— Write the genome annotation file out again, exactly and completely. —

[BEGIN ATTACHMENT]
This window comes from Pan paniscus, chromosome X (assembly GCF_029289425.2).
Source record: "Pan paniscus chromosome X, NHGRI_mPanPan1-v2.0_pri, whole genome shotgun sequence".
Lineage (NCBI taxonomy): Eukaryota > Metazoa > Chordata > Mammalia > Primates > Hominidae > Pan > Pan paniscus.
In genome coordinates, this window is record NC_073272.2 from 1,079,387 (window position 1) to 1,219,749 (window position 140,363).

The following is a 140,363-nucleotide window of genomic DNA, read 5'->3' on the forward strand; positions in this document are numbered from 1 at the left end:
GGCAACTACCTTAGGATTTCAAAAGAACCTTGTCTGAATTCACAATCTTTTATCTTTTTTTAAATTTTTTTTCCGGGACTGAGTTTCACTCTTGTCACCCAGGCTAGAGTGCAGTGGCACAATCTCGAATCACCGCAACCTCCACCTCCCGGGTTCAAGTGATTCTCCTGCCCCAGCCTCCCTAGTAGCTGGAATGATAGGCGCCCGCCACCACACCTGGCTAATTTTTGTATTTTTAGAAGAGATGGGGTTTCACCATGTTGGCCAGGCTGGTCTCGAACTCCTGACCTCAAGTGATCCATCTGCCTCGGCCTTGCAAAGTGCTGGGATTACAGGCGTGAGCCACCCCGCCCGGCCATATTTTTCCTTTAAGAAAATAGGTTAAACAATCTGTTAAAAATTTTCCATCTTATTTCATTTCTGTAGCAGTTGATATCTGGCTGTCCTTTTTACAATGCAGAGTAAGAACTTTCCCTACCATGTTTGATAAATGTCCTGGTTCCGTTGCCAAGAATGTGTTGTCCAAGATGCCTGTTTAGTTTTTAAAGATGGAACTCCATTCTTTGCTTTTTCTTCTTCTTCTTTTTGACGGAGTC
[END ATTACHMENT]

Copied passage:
This window comes from Pan paniscus, chromosome X (assembly GCF_029289425.2).
Source record: "Pan paniscus chromosome X, NHGRI_mPanPan1-v2.0_pri, whole genome shotgun sequence".
Lineage (NCBI taxonomy): Eukaryota > Metazoa > Chordata > Mammalia > Primates > Hominidae > Pan > Pan paniscus.
In genome coordinates, this window is record NC_073272.2 from 1,079,387 (window position 1) to 1,219,749 (window position 140,363).

The following is a 140,363-nucleotide window of genomic DNA, read 5'->3' on the forward strand; positions in this document are numbered from 1 at the left end:
GGCAACTACCTTAGGATTTCAAAAGAACCTTGTCTGAATTCACAATCTTTTATCTTTTTTTAAATTTTTTTTCCGGGACTGAGTTTCACTCTTGTCACCCAGGCTAGAGTGCAGTGGCACAATCTCGAATCACCGCAACCTCCACCTCCCGGGTTCAAGTGATTCTCCTGCCCCAGCCTCCCTAGTAGCTGGAATGATAGGCGCCCGCCACCACACCTGGCTAATTTTTGTATTTTTAGAAGAGATGGGGTTTCACCATGTTGGCCAGGCTGGTCTCGAACTCCTGACCTCAAGTGATCCATCTGCCTCGGCCTTGCAAAGTGCTGGGATTACAGGCGTGAGCCACCCCGCCCGGCCATATTTTTCCTTTAAGAAAATAGGTTAAACAATCTGTTAAAAATTTTCCATCTTATTTCATTTCTGTAGCAGTTGATATCTGGCTGTCCTTTTTACAATGCAGAGTAAGAACTTTCCCTACCATGTTTGATAAATGTCCTGGTTCCGTTGCCAAGAATGTGTTGTCCAAGATGCCTGTTTAGTTTTTAAAGATGGAACTCCATTCTTTGCTTTTTCTTCTTCTTCTTTTTGACGGAGTC